The sum in Eqs. (8)and (9)is over independent, uniform layers indexed by i and N is the total number of layers in the medium with the Nth layer nearest the observer. ψ0i is the initial angle of polarization (rad), L = ∑ iLi is the total path length through the medium (pc), I = ∑ iIi is the total synchrotron intensity from all layers, and di is the diameter of a turbulent cell (pc) in a layer. A constructive feature of the complex polarization is that it is an additive quantity; the total combined complex polarization from all layers is the sum of the complex polarizations arising in each layer weighted by the fractional synchrotron intensity Ii/I.

4. Wavelength-independent depolarization

From Eq. (12)we observe that wavelength-independent depolarization can only modify the intrinsic degree of polarization in the presence of turbulent magnetic fields. It stems from a tangling of magnetic field lines in the emission region both along the line of sight and across the beam on all scales. Denoting the isotropic, anisotropic, and isotropic with anisotropic instances of by (WI)i, (WA)i, and (WAI)i, as well as a generic wavelength-independent depolarizing term by Wi, we have (Sokoloff et al. 1998) (13)where and (see Appendix A for a derivation). The subscripted i appears on the braces to indicate that all magnetic fields occurring in the equation are representative of a particular layer. Equation (13)reduces in the isotropic case to (14)When both isotropic and anisotropic fields are present in a layer then (15)With the occurrence of both isotropic and anisotropic turbulent magnetic fields in the same layer, there is consecutive depolarization by these fields as contained in Eq. (15). The two turbulent fields are viewed as describing two spatially separate, bulk regions in the galaxy that do not interact.

In the context of a purely random field B = b, from Eq. (13)it is observed that complete depolarization may be avoided only with an anisotropic random magnetic field (16)Equation (16)implies that the smaller the difference between σx and σy, the nearer the turbulent field to being purely random, and the closer the signal to being completely depolarized. On the other hand, the greater the difference between the standard deviations, the weaker the contribution of wavelength-independent depolarization, and the closer the signal to its intrinsic degree of polarization. In the absence of any random fields, σk = 0, and it is readily observed that there is no wavelength-independent depolarization contribution, with , in Eqs. (13)–(15).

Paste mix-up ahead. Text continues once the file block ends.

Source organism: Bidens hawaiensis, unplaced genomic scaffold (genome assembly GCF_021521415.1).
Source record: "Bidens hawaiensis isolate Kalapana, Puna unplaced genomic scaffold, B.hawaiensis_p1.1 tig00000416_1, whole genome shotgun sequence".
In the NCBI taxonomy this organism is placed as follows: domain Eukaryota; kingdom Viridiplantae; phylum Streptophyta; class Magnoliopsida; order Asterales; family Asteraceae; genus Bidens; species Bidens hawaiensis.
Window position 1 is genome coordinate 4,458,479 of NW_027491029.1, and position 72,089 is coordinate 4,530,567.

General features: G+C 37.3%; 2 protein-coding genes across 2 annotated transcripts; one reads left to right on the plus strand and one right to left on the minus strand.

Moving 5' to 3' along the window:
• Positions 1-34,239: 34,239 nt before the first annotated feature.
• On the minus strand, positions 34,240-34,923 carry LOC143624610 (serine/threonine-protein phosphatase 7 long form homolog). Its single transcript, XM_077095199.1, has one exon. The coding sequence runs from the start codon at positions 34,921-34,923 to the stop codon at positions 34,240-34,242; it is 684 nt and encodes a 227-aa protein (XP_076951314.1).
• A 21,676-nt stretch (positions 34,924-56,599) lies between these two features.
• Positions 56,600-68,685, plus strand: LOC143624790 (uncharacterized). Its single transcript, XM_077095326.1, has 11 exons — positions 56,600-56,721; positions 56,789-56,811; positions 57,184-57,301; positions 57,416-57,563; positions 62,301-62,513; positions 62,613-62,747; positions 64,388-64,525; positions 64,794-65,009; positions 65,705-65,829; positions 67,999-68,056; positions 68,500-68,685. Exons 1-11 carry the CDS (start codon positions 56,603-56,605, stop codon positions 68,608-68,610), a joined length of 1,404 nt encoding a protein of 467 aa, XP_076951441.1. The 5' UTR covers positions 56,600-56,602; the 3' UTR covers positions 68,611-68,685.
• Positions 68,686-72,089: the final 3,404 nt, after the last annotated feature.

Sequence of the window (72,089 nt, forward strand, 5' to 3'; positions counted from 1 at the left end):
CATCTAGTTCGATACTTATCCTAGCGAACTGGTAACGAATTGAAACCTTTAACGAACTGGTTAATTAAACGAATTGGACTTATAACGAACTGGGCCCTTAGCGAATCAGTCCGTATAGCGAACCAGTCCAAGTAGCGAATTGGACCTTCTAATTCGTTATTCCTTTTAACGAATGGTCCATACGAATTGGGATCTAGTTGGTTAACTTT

5. Wavelength-dependent depolarization

5.1. Differential Faraday rotation

Differential Faraday rotation occurs when emission from different depths in the emitting layer, along the same line of sight, experience different amounts of Faraday rotation due to the presence of regular fields. For a regular field only, , Eq. (9)becomes (Sokoloff et al. 1998) (17)Equation (17)shows that the polarized emission coming from a given layer has an initial degree of polarization determined by the Faraday depth in that layer and that the signal’s intrinsic polarization angle undergoes Faraday rotation with RM = Ri/2 in the originating layer and RM = Rj in each successive layer, which function as Faraday screens for the emission from layers deeper than themselves.

For the goal of this paper, the above equation is explicitly expanded to a two- and three-layer medium. For a two-layer system, with a halo between the disk and observer, this is given by (18)where (19)The subscripts i = d,h refer to the disk and halo, and Δψdh = ⟨ψ0d⟩ − ⟨ψ0h is the difference in the intrinsic angle of polarization between the disk and halo. Equation (18), in particular, is a typo-corrected form of the equation as it appears in Sokoloff et al. (1998), and it was derived in the work of Chadderton (2011). The corresponding equation for a three-layer (halo-disk-halo) system, where the far and near sides of the halos are identical, is given by (20)

5.2. Internal Faraday dispersion

Internal Faraday dispersion results from polarized signal undergoing different amounts of Faraday rotation both along the line of sight and across the telescope beam within a region of synchrotron emission when the telescope beam encompasses many turbulent cells.

For a purely random field, B = b, Eq. (9)becomes (21)In contrast to DFR, the intrinsic polarization angle remains completely unaffected by any contributions to the phase from Faraday dispersion because such contributions by random fields are zero on average.

Upon comparing Eqs. (17)and (21), it is apparent that the Ai in Eq. (19)has been modified to (Burn 1966; Sokoloff et al. 1998) and that Eqs. (18)and (20)are modified to A fundamental physical change has been effected; the sinc function with its non-monotonic, π-periodic zero-crossings in Eq. (17)has now been replaced by a monotonically decreasing function of Faraday depth in Eq. (21)as the product of a hyperbolic sinc function with an exponential decay.

5.3. External Faraday dispersion

When polarized emission is modeled as arising exclusively from the disk, by having the halo devoid of any cosmic ray electrons, a two- and three-layer model approach to depolarization becomes degenerate since there is no longer a sum over depolarization terms but rather a single term that describes the Faraday depolarization contribution from the disk, together with the influence of the near halo (nearest to the observer) on the polarized signal. In particular, the far halo, coming from a three-layer model, would be completely dormant in terms of polarized signal. With only regular fields present in the halo, the halo contributes with just a Faraday rotating phase term that does not affect the degree of polarization.